New graduation requirement delayed

Published 9:06 pm Saturday, August 11, 2012

Suffolk Public Schools has confirmed that implementation of community service graduation requirements will be delayed one year at the request of the Virginia State Board of Education.

At a meeting Thursday, School Board members unanimously supported delaying the planned 50-hour community service graduation requirement until the 2013-2014 school year.

Two other state board recommendations were also approved, which would ban the district from arranging placements with political and religious organizations — although students could organize these placements themselves — and reduce hours required for students who come to Suffolk as juniors or seniors.

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The state board has approved community service requirements for graduation before, most recently in Martinsville schools, but Suffolk is pioneering the idea in Hampton Roads.

Suffolk Public Schools Superintendent Deran Whitney pitched the community service plan to the state board meeting in Richmond last month.

The one-year delay would give the district time to work through any issues with the plan before implementation, Deputy Superintendent Jacqueline Chavis said. The plan still needs final approval from the state board.

Suffolk School Board members voted to approve the community service plan in May, but state board approval was needed as it exceeds minimum graduation requirements.

Board member Thelma Hinton raised concerns at Thursday’s meeting, including that the new requirements may present an obstacle to academically struggling, disabled or otherwise disadvantaged students.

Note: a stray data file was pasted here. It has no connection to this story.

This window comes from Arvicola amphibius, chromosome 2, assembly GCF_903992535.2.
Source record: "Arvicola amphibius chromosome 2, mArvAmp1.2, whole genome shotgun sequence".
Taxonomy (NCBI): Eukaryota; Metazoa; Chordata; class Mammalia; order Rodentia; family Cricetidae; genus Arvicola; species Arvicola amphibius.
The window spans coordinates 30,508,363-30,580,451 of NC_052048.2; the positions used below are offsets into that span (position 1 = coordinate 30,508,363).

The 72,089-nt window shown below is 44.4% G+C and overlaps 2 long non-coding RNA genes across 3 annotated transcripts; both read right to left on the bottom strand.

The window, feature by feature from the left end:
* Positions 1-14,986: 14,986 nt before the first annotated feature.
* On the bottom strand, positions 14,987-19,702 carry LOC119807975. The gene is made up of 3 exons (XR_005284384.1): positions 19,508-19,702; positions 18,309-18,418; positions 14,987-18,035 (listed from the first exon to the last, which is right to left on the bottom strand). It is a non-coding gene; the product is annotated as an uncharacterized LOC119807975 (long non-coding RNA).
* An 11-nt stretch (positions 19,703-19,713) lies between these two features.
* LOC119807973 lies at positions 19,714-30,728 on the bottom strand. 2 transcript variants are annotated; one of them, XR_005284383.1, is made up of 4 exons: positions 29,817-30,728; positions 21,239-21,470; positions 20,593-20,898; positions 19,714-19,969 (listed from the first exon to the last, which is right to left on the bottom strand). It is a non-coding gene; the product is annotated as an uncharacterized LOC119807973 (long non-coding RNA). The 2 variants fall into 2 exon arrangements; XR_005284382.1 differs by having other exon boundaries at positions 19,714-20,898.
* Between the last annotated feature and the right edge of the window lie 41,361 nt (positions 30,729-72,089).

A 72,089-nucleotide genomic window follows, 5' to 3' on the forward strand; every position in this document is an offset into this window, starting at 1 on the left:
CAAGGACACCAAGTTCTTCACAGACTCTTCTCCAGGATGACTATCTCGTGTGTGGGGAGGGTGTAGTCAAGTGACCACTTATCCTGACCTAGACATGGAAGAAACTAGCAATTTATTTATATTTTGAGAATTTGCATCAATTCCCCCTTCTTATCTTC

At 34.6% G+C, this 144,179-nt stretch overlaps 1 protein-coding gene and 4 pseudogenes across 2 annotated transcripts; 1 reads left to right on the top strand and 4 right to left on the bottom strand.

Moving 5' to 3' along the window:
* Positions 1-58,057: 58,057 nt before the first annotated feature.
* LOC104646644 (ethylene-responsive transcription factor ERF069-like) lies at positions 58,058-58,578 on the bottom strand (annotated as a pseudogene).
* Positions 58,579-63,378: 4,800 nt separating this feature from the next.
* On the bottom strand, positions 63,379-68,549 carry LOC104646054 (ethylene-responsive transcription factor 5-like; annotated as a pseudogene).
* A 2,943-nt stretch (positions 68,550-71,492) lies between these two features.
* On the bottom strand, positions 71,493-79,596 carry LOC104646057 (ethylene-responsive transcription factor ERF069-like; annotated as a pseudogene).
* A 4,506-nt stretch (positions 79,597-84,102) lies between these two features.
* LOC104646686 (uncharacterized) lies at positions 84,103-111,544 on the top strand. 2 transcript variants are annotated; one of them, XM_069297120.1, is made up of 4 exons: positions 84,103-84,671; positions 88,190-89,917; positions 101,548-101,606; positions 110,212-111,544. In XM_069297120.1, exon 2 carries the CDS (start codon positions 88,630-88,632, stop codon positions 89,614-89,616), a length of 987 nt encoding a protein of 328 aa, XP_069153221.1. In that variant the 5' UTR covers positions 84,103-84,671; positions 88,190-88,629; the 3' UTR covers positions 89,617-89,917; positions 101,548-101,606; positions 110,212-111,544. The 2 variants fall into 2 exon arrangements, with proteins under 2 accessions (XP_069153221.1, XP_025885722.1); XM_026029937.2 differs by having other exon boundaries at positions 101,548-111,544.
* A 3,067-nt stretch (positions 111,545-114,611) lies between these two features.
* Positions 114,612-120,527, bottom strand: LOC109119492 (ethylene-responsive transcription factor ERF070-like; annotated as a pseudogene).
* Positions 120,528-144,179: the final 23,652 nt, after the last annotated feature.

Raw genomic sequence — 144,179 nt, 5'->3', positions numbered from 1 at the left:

“I believe in volunteerism, but to demand it, to make it mandatory, I’m having a problem with that,” Hinton said. “I’m looking at the students who struggle academically and who sometimes fall by the wayside, and children with disabilities.”

Hinton also said that she feels that children involved in sports are already doing community service.

But exceptions contained in the new regulations would neutralize these concerns, board Attorney Wendell M. Waller said.

“We will do everything we can to support students in every situation,” Chavis added.

High school is a good time to teach young people about volunteering, board member Linda Bouchard said.

“It will get them into the habit of helping their neighbors, so to speak,” she said.

Diane Foster said the issue was being overcomplicated.

“It’s as simple as you mow your neighbor’s grass because they’re sick,” she said. “I just don’t think it’s that hard to give 50 hours, and it can be over your entire high school career.”

Guidance counselors will oversee the program, district Superintendent Deran Whitney said. Students would complete forms, signed off on by the people or organizations they volunteer for, to document hours.

“Students get a list of groups already partnered with us so they know where to go,” Chavis said.